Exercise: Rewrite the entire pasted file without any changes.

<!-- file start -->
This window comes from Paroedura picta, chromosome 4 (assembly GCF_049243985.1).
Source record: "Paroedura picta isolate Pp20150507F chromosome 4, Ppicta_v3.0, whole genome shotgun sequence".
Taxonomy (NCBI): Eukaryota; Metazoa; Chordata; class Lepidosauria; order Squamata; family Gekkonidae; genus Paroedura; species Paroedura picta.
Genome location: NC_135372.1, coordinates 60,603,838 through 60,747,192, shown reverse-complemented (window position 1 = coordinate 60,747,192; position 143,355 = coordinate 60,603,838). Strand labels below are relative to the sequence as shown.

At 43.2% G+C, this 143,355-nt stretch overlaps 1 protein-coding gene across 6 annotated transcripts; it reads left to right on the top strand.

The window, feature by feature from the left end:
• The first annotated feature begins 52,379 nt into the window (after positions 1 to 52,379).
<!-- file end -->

This window comes from Paroedura picta, chromosome 4 (assembly GCF_049243985.1).
Source record: "Paroedura picta isolate Pp20150507F chromosome 4, Ppicta_v3.0, whole genome shotgun sequence".
Taxonomy (NCBI): Eukaryota; Metazoa; Chordata; class Lepidosauria; order Squamata; family Gekkonidae; genus Paroedura; species Paroedura picta.
Genome location: NC_135372.1, coordinates 60,603,838 through 60,747,192, shown reverse-complemented (window position 1 = coordinate 60,747,192; position 143,355 = coordinate 60,603,838). Strand labels below are relative to the sequence as shown.

At 43.2% G+C, this 143,355-nt stretch overlaps 1 protein-coding gene across 6 annotated transcripts; it reads left to right on the top strand.

The window, feature by feature from the left end:
• The first annotated feature begins 52,379 nt into the window (after positions 1 to 52,379).